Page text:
In photography, it’s hard to define what an “outsider artist” would be. After all, we’re all photographers! Cameras are ubiquitous. Of course, not everybody is an artist. But still, what would a true “outsider photography artist” look like?
A good example of an outsider photography artist might be Miroslav Tichy. Tichy, who was turned into a photography sensation not that long ago, created his entire photographic oevre by taking photographs of women (without their consent) with homemade contraptions. A lot could be said about his work (and already was), but the similarity with non-photographic outsider artists seems somewhat obvious. Note that he seems to have had at least some actual art training, so being too nitpicky about the criteria of “outsider photography” might not necessarily be too helpful.
Tichy’s work is mentioned (but not given much space) in Create and Be Recognized: Photography on the Edge, a book about what I just called “outsider photography art”. The selection criterion used in the book is quite flexible. Create and Be Recognized: Photography on the Edge discusses (outsider) artists whose work - to some extent- includes photographic elements. That makes Henry Darger one of the people discussed in it, since his work contains a fairly large amount of photographs, taken from magazines or newspapers, and pasted onto/into his art works.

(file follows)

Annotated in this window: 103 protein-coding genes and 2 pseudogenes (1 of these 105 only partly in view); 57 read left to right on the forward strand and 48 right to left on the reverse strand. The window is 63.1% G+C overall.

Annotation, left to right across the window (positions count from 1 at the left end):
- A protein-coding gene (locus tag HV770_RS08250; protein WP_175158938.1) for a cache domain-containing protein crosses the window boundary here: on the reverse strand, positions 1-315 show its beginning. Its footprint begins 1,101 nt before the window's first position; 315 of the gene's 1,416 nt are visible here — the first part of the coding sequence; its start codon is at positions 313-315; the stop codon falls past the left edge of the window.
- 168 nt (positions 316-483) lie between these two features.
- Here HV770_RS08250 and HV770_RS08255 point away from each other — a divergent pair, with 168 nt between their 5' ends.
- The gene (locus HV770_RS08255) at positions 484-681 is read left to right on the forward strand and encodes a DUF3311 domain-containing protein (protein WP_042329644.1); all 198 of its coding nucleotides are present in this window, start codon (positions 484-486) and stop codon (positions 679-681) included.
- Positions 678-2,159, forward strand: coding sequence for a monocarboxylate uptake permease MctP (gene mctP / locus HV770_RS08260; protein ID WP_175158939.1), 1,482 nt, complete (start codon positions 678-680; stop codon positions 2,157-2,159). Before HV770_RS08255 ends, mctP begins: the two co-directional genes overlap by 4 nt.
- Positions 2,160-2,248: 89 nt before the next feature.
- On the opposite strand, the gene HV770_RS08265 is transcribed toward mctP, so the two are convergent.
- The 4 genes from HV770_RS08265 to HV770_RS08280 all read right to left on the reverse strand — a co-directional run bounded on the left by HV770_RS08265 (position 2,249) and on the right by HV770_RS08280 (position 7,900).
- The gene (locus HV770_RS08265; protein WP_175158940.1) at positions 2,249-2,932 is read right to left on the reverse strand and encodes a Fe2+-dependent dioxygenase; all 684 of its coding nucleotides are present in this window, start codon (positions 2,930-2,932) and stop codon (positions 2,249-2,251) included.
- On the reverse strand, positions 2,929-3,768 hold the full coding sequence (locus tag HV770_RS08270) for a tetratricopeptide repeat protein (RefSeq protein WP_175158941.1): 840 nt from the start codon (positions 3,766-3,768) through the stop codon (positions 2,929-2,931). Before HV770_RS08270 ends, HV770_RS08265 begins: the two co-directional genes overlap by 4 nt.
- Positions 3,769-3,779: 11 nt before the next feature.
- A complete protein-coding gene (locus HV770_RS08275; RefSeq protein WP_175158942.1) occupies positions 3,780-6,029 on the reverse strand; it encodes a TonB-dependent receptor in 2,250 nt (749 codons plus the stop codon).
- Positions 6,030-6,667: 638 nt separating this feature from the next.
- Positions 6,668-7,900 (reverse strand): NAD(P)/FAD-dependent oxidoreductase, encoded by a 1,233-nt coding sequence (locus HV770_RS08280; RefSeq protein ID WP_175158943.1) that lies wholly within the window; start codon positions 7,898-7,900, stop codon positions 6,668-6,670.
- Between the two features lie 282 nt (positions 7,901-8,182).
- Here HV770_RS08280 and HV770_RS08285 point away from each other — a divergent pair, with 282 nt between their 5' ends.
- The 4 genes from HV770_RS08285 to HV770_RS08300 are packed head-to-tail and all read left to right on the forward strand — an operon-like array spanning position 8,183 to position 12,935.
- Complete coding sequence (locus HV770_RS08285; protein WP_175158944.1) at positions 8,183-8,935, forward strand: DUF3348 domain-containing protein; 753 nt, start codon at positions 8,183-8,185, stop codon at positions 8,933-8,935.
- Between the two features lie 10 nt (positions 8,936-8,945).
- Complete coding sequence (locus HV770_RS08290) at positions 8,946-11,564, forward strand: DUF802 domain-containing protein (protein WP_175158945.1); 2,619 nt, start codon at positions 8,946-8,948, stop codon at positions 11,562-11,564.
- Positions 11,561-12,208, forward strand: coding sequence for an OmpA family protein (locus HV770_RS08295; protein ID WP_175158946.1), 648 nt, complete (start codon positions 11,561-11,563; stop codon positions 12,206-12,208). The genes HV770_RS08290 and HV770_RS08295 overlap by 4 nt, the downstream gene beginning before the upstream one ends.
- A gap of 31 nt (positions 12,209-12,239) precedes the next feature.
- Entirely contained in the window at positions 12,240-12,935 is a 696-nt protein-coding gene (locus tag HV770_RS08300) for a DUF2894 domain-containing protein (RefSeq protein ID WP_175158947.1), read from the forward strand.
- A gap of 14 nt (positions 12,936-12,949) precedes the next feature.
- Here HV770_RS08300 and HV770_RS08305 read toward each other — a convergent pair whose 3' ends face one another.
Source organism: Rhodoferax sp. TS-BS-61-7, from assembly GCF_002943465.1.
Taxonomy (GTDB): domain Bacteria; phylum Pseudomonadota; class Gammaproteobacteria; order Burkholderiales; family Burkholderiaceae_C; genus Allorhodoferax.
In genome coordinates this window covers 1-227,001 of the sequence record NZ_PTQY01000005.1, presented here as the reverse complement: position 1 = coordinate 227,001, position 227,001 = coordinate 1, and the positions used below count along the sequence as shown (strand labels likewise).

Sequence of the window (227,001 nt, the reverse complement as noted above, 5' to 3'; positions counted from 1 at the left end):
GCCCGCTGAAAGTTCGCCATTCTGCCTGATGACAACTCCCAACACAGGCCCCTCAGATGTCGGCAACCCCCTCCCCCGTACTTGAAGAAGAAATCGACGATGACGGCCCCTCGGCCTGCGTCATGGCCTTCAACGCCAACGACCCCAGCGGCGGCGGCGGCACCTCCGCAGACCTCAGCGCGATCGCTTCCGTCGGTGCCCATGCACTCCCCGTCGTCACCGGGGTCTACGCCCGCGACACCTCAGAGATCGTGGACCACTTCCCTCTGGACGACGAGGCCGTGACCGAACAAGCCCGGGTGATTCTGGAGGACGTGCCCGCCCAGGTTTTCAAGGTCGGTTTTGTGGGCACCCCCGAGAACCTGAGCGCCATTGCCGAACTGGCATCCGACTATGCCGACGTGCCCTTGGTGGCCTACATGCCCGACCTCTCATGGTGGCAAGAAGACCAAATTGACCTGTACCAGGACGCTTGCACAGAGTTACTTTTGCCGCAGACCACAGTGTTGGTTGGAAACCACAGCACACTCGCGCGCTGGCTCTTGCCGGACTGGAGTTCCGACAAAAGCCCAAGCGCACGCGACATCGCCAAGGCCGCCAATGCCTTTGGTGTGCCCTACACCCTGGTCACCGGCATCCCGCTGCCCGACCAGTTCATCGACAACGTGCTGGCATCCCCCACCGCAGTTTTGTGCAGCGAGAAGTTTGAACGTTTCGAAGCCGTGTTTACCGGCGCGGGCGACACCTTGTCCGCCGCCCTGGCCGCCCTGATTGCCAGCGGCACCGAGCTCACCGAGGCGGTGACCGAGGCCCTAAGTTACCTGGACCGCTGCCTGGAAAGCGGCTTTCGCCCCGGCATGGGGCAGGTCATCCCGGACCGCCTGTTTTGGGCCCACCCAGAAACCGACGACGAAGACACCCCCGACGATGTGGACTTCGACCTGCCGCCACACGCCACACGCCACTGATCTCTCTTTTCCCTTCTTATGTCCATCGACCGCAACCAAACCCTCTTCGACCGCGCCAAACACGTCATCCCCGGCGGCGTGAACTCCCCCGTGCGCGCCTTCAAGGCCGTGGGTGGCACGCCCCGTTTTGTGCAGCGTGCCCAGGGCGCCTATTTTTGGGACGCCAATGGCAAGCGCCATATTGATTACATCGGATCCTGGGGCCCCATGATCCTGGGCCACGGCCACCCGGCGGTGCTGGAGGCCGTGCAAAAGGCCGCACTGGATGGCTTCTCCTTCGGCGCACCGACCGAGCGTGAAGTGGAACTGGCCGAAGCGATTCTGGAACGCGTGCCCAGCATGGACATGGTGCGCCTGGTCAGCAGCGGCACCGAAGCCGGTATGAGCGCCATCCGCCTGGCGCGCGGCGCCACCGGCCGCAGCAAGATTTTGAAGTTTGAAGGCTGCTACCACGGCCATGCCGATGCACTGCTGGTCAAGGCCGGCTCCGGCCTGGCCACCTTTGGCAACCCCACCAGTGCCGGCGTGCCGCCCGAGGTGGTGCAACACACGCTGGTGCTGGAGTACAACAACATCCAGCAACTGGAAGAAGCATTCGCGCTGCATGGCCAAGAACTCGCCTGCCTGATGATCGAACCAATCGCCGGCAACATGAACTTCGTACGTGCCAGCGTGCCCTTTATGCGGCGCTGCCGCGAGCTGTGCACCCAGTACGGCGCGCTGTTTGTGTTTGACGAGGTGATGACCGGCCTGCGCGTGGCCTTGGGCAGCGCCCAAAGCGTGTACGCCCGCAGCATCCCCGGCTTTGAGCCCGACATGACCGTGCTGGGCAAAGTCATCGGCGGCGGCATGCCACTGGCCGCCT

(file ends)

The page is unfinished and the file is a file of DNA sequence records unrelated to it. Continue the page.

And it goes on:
Create and Be Recognized: Photography on the Edge uses three main categories to show outsider photography/art: Collage (this is where Darger is placed), Photomontage, and Manipulation/Tableau. The different artists introduced in the book present a very interesting mix of art - some of it genuinely great art, some of it a bit less than that. As a survey of how far the boundaries of photography can be stretched, Create and Be Recognized: Photography on the Edge is a very useful guide.
There’s one thing that I find a bit disturbing, though. One person’s art star might be another person’s creepy old man who is stalking women (and I think I belong to the latter category). The book contains a fairly large number of artists who were either known to have mental problems (such as Adolf Wölfli, who was “diagnosed as a schizophrenic, [and] he spent his entire life at the [Waldau Mental Asylum]”), or where it’s more or less obvious that the artist might have some issues (take the case of Morton Bartlett, who “sculpted anatomically correct plaster figures of children [… the majority of which were girls” and then took photos of those - if that doesn’t convince you looking at the photos will; and then, of course, there’s Tichy). I think connecting outsider photography art to mental illness and/or severe social phobias is a bit dangerous, but Create and Be Recognized: Photography on the Edge certainly leaves ample space for such an interpretation.
Some people might find a lot of the art presented in Create and Be Recognized: Photography on the Edge a bit too weird or disturbing. It is, however, a fascinating survey of photography that is not too frequently seen elsewhere (maybe for good reason).Share this article